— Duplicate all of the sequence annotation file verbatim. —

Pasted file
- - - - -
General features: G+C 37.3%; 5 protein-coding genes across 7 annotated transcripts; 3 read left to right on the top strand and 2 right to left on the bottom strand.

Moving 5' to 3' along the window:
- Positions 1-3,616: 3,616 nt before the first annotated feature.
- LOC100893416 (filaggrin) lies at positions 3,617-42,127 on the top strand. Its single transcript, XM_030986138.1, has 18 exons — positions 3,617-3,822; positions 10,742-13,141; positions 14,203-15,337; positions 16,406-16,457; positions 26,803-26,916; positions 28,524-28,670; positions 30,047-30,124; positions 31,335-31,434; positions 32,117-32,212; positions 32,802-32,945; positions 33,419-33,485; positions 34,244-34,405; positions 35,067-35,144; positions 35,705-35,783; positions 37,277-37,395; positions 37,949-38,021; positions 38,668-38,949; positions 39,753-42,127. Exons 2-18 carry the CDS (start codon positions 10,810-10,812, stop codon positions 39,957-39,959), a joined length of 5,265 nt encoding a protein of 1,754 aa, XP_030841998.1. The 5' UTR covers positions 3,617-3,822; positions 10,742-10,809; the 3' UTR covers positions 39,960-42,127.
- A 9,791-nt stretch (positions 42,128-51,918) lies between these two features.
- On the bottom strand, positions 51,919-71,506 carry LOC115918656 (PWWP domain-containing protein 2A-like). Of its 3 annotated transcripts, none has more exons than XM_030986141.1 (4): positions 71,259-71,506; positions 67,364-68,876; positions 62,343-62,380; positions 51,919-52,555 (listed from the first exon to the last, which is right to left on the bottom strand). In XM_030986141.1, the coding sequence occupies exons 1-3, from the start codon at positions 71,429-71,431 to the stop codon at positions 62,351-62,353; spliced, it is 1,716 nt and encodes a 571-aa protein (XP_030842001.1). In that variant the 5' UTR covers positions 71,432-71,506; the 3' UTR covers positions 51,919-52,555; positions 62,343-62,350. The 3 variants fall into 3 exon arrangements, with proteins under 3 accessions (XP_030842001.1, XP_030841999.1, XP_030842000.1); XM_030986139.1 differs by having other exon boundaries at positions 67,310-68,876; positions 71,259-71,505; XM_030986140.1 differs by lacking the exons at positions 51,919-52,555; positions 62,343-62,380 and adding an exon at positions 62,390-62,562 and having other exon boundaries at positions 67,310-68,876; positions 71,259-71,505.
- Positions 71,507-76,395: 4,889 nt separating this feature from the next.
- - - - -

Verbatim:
General features: G+C 37.3%; 5 protein-coding genes across 7 annotated transcripts; 3 read left to right on the top strand and 2 right to left on the bottom strand.

Moving 5' to 3' along the window:
- Positions 1-3,616: 3,616 nt before the first annotated feature.
- LOC100893416 (filaggrin) lies at positions 3,617-42,127 on the top strand. Its single transcript, XM_030986138.1, has 18 exons — positions 3,617-3,822; positions 10,742-13,141; positions 14,203-15,337; positions 16,406-16,457; positions 26,803-26,916; positions 28,524-28,670; positions 30,047-30,124; positions 31,335-31,434; positions 32,117-32,212; positions 32,802-32,945; positions 33,419-33,485; positions 34,244-34,405; positions 35,067-35,144; positions 35,705-35,783; positions 37,277-37,395; positions 37,949-38,021; positions 38,668-38,949; positions 39,753-42,127. Exons 2-18 carry the CDS (start codon positions 10,810-10,812, stop codon positions 39,957-39,959), a joined length of 5,265 nt encoding a protein of 1,754 aa, XP_030841998.1. The 5' UTR covers positions 3,617-3,822; positions 10,742-10,809; the 3' UTR covers positions 39,960-42,127.
- A 9,791-nt stretch (positions 42,128-51,918) lies between these two features.
- On the bottom strand, positions 51,919-71,506 carry LOC115918656 (PWWP domain-containing protein 2A-like). Of its 3 annotated transcripts, none has more exons than XM_030986141.1 (4): positions 71,259-71,506; positions 67,364-68,876; positions 62,343-62,380; positions 51,919-52,555 (listed from the first exon to the last, which is right to left on the bottom strand). In XM_030986141.1, the coding sequence occupies exons 1-3, from the start codon at positions 71,429-71,431 to the stop codon at positions 62,351-62,353; spliced, it is 1,716 nt and encodes a 571-aa protein (XP_030842001.1). In that variant the 5' UTR covers positions 71,432-71,506; the 3' UTR covers positions 51,919-52,555; positions 62,343-62,350. The 3 variants fall into 3 exon arrangements, with proteins under 3 accessions (XP_030842001.1, XP_030841999.1, XP_030842000.1); XM_030986139.1 differs by having other exon boundaries at positions 67,310-68,876; positions 71,259-71,505; XM_030986140.1 differs by lacking the exons at positions 51,919-52,555; positions 62,343-62,380 and adding an exon at positions 62,390-62,562 and having other exon boundaries at positions 67,310-68,876; positions 71,259-71,505.
- Positions 71,507-76,395: 4,889 nt separating this feature from the next.